You're hard pressed to find a bad place for tucker in Tokyo, but after extensive research here's four you definitely shouldn't miss...
Having been in Tokyo for a good few years now, I’ve developed a lot of affection for my adopted homeland. Sure, there are downsides as well as upsides to being an expat, but the longer I am here, the more it feels like home. So whenever people trot out lines like: “Japan is a bit weird, isn’t it?” or “is Tokyo really as mental as it’s made out to be?”, I get all defensive. I try to say something like “yes, there are some pockets of strangeness, but once you scratch the surface it’s not so different from London or New York.”
And then they go and open a place like Robot Restaurant Deluxe.
Although located in the basement of a building in Tokyo’s red light district, ‘dark’ is not a word that can be used here: it’s filled with enough neon and strobe lights to illuminate several small countries. At the centre of the room sits a stage where two teams of women compete in various ‘battles’ throughout the evening, which involve them straddling neon light covered tanks, or climbing into mech-suits (naturally, also fitted with neon lights). If there were official point scoring criteria for these fights, it was not immediately apparent. One team wears helmets and revealing armour, like hyperreal (or just hypererotic) centurions; the other glitter covered leotards. Think a real life game of Soul Calibur, and you are halfway there.
They have a decent menu of standard Japanese pub fare too, but if your abiding memory of this place is the grub, then you’re doing it wrong.
Tokyo has a ‘thing’ for animal cafes. In addition to the countless cat cafes, there are also cafes where you can sit and play with rabbits while you drink your green tea lattes. The team at Sakuragaoka Cafe however have taken it up a notch: they decided it would be a good idea to have a pair of goats in their joint.
Although the animals are generally safely locked away in their pen by the entrance, if you ask one of the waitresses, they are usually more than happy to take the goats out for a walk and let you pet them. The goats also ‘write’ a blog on the website, and are becoming minor celebrities in their own right, having been featured on various TV variety shows.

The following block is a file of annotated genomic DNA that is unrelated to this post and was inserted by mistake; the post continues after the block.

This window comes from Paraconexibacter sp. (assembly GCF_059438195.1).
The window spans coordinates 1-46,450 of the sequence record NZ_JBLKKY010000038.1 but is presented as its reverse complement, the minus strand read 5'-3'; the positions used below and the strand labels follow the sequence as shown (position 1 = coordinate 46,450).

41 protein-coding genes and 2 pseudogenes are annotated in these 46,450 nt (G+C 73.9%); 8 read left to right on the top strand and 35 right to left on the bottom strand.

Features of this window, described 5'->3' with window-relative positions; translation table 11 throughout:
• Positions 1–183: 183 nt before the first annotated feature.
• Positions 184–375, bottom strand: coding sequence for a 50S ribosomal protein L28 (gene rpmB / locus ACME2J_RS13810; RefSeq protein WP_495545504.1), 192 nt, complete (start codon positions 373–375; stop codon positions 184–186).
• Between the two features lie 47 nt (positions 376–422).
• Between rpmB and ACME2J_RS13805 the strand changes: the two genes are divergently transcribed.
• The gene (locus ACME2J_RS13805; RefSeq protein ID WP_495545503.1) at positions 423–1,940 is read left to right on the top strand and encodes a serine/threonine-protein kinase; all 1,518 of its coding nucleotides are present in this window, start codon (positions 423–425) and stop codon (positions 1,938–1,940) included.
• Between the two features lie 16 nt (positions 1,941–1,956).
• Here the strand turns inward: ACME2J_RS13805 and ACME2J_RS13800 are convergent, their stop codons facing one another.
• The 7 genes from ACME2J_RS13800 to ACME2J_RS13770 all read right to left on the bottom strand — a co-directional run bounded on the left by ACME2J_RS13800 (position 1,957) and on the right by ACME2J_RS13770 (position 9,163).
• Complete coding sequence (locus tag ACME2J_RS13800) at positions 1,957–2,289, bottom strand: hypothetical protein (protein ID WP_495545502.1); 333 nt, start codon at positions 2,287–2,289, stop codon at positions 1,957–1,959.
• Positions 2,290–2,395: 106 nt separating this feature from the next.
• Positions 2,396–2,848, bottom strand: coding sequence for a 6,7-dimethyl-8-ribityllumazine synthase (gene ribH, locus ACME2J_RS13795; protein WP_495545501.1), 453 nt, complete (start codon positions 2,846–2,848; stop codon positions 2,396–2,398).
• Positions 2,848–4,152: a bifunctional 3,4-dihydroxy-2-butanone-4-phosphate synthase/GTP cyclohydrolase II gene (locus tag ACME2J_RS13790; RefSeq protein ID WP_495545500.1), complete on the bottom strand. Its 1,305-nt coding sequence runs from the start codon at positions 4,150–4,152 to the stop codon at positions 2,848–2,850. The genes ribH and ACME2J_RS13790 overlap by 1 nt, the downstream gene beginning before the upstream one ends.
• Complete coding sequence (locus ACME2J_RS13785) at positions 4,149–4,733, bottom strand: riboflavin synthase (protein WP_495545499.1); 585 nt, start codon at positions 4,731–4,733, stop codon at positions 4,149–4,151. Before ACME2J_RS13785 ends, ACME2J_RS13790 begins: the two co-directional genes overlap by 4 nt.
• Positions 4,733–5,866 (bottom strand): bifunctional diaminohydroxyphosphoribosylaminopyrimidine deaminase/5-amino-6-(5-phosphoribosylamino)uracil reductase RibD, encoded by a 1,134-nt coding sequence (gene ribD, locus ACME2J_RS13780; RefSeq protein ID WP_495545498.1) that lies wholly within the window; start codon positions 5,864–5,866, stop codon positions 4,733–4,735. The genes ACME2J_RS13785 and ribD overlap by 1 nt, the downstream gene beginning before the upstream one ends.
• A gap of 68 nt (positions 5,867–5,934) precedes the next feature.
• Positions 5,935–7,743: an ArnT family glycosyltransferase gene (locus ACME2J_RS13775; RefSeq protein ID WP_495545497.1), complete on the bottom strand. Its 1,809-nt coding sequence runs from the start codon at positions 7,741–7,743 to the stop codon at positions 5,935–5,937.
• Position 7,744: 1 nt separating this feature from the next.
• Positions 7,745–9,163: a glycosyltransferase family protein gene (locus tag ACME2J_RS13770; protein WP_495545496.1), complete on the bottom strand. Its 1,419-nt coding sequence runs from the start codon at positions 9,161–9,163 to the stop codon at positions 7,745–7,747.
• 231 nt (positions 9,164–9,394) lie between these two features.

The cafe itself is in one of the trendier parts of Tokyo, in the back streets near Shibuya station. It has a decent menu of western style lunch sets and desserts, and also hosts various live events. It has enough going for it to thrive without the goats, but that doesn’t seem to have detered the owners.
Incidentally, whilst writing this, a friend of mine reminded me that there there used to be a bar in Tokyo which had an actual penguin in it. There was apparently a refrigerated chamber in one of the corners in which the penguin waddled around whilst the salarymen got drunk on sake and shochu. It sadly closed down about 3 years ago, possibly for animal cruelty reasons.
As is probably becoming clear, in a city as restaurant saturated as this, people will try literally anything to make their establishments stand out. Sexy robot fights? Done. Live animals? Listen, unless you can bring back dinosaurs or something, it probably already exists here too.
The guys at W.P.G.B. have tried a different angle, naming their diner after Whoopi Goldberg, the American actress. Alongside the titular ‘Whoopi Goldburger’ (a standard burger), and an avocado topped Helena Bonham-Burger, the menu also contains the self-explanatory ‘Kevin Bacon-Burger’, a Sarah Jessica-Burger (sadly, not horse meat) and my personal favourite, the ‘Charlotte Gains-Burger’ (ironically, considering that it’s named after the waif-like French actress, containing 3 patties). The burgers are huge, but in the unlikely event of not being satisfied, you can order one of the additional sides, the highlight of which are the spare Liv (rib?) Tylers. The drink menu was, although containing a wide variety of international beers, disappointingly conventional in its names. Where was the Mr Tea (Mr T), or a David Hasselhoffee (coffee)?
Something more conventional to finish with. As the story goes, Quentin Tarantino liked this place so much that he built a replica of it as the setting for the iconic restaurant scene in Kill Bill. The menu has a huge variety of Japanese food: sushi, tempura, noodles, steaks, and as the pictures demonstrate, the whole place is astonishingly beautiful. With Sakura trees in the garden, lanterns above, and bamboo in the hallway, it’s the kind of place that I dreamed all restaurants here would be like. Until I actually got here and discovered that there are just as many McDonalds and Subways as there are back home.
Despite its fame, the high prices keep out the riff raff: George Bush and Bill Clinton are said to dine here whenever they are in town. However, pro tip: the lunches are considerably more affordable than the dinner menu, so make a reservation for a weekday around noon if you want to leave with money left in your wallet.
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